The beginning of the year is the traditional time to take stock of where we are and to make resolutions for the year ahead. Here are some thoughts and resolutions for the business of law as we head into 2016:
I have two observations on where we are.
First, our system for serving clients is incredibly deep and effective. It enables commerce to flourish, it supports justice for our citizens, and it is populated by a profoundly talented, experienced and principled set of lawyers and legal service professionals, who are dedicated to achieving the best outcomes for their clients.
Second, the demands on our system are putting strains on its ability to achieve its full potential. With ever more law, more risk and more data, the need for legal service is expanding exponentially. Meanwhile, a combination of antiquated business and regulatory models cause legal service to be more expensive than it needs to be, to be inadequately available to many of those who need it, and, paradoxically, to make it hard for many who are attracted to a career in law to make a go of it.
A great system, that serves us well, but one that could serve us better.
Countless individuals and organizations make up our legal ecosystem. As I am fond of saying: “We are all in this together.” Each of us in law depends on that ecosystem in one way or another, and each of us has responsibilities to contribute to its vitality.
Here are suggested resolutions for seven participants in law for 2016:
Leading Law Firms: Use Your Market Leadership to Optimize Client Service
The AmLaw 200 and other leading law firms have commanding market positions. They should resolve in 2016 to use their market leadership by taking bold action to adapt their models to optimize client service (in ways I suggested earlier this year). The idea here is not simply to be competitive; it is to lead. Chart a better path. You are in a position to do it. You should.
Up and Coming Law Firms: Go for it!
For every market-leading firm, there are some number of other firms that aspire to out-compete it. This coming year, they should resolve to go for it. The overall market is immense and growing; opportunities abound for those who harness design concepts and technology, and encourage lawyers looking for rewarding careers. Don’t be intimidated by the lead of the incumbents. Build something new for the 21st century.
New Entrants: Go for it!
Here I address the rapidly expanding participants in the legal service ecosystem who do not engage in “the practice of law,” but provide support to those who do, such as legal process outsourcers, process management systems firms, data analytics firms, flexible staffing firms, and so on. They, too, should resolve to go for it. The times are ideal for experimentation in ways of organizing client service better, faster and cheaper. Legal service providers have an increasing appetite for help; and the law permits sensible capital raising techniques, to boot.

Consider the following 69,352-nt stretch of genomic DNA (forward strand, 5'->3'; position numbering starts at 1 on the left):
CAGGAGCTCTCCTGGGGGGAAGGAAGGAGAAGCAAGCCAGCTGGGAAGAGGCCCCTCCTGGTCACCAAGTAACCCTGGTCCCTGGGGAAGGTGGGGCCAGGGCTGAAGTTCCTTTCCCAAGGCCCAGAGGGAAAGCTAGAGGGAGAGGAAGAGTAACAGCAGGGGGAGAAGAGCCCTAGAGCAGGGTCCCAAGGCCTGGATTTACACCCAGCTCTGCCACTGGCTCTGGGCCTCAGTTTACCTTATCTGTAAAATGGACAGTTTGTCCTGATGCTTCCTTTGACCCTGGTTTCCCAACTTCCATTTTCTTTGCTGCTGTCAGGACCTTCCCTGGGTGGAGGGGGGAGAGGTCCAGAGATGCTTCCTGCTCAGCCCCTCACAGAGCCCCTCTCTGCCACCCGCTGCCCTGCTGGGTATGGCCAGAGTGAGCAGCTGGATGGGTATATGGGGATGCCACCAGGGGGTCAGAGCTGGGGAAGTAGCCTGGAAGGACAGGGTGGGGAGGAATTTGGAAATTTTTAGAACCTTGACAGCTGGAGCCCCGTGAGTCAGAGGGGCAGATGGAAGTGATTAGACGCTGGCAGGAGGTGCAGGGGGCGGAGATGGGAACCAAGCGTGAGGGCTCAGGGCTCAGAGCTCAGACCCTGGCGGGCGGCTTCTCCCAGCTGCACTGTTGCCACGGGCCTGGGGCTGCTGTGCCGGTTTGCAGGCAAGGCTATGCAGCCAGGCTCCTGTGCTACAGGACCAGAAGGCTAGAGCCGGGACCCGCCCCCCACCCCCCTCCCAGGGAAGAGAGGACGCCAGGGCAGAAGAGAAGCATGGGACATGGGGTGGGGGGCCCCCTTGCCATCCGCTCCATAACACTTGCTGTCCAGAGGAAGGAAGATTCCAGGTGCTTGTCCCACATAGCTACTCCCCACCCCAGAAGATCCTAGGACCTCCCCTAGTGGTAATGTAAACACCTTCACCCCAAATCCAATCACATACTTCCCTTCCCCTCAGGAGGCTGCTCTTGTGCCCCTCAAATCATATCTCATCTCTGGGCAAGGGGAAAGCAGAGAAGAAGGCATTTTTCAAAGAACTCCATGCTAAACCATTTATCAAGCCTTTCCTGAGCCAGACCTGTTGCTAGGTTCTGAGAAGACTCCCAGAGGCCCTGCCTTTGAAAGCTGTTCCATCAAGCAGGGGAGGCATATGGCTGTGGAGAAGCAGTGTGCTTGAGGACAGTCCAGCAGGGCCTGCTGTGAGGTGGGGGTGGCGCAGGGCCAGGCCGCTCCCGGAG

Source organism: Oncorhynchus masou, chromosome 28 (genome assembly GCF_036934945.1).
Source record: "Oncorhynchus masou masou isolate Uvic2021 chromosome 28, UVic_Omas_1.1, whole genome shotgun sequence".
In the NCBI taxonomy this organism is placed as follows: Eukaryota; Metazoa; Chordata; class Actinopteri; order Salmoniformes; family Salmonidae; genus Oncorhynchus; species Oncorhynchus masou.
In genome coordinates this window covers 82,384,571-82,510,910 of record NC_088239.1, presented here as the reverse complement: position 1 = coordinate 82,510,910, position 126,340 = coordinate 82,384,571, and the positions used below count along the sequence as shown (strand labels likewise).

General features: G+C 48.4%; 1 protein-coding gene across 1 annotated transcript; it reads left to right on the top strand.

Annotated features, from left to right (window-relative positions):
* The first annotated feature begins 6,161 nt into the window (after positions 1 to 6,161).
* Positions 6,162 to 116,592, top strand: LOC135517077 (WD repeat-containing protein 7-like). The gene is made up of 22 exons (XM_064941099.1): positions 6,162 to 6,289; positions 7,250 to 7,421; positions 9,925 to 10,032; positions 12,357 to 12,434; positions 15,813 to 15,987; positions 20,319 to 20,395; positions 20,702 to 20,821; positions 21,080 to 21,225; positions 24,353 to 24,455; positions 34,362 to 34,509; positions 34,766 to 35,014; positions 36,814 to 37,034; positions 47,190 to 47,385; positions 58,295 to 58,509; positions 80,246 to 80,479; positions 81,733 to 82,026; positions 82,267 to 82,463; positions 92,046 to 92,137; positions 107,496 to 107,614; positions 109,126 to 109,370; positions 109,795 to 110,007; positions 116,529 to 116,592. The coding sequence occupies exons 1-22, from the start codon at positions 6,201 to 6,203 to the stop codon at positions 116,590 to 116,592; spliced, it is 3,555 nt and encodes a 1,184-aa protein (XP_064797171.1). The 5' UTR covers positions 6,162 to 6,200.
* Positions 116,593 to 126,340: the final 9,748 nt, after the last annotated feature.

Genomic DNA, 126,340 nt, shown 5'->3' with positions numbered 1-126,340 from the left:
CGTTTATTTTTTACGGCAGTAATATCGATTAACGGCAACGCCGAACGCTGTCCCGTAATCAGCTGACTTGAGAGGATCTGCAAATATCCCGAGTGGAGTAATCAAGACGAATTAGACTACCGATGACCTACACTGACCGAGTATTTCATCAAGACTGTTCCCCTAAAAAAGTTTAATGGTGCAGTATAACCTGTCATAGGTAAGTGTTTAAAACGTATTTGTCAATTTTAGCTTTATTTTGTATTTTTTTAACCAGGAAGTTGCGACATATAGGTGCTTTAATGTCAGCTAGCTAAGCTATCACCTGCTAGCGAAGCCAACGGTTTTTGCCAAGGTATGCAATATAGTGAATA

Law Schools: Take Stock of Your Outcomes
Our system relies on law schools to train future lawyers and, to some extent, the people who will manage and staff other legal service providers. However, things are not going well in legal education: graduates are having an increasingly difficult time connecting with rewarding careers and applications are plummeting. Law schools should resolve to apply the same level of rigor they employ in research and analysis to take stock of what is causing such disappointing outcomes for their students. The market needs good lawyers more than ever. Why are the law schools not meeting that demand?
Regulators: Open It Up
State regulators are the gatekeepers who control the supply of lawyers and other professionals to meet the market’s demand for legal service. They set the standards for the law schools, they license the lawyers, they determine the tolerance for other professionals to do elements of the work involved in legal service, and they limit access to capital for law firms. They should resolve to open up the system in 2016. The traditional standards are unduly restrictive, embedding significant, unnecessary cost into the system, and denying law firms a fundamental financial tool for building better systems.
Investors: Go for It!
The legal services market in the United States is immense, approximating $437 billion annually, not counting internal government and non-governmental organization (NGO) expenditures. While the rules currently prohibit investment in law firms, outside capital is welcome in the “new entrant” category. Investors should resolve to actively examine investments in law in 2016. I believe we are approaching an inflection point in the adoption of the services that the new entrants are offering to the law firms, law departments and each other. It is a good time to get in, And the more money that enters the market the faster and more effective the advances in legal service will be.
Happy New Year!!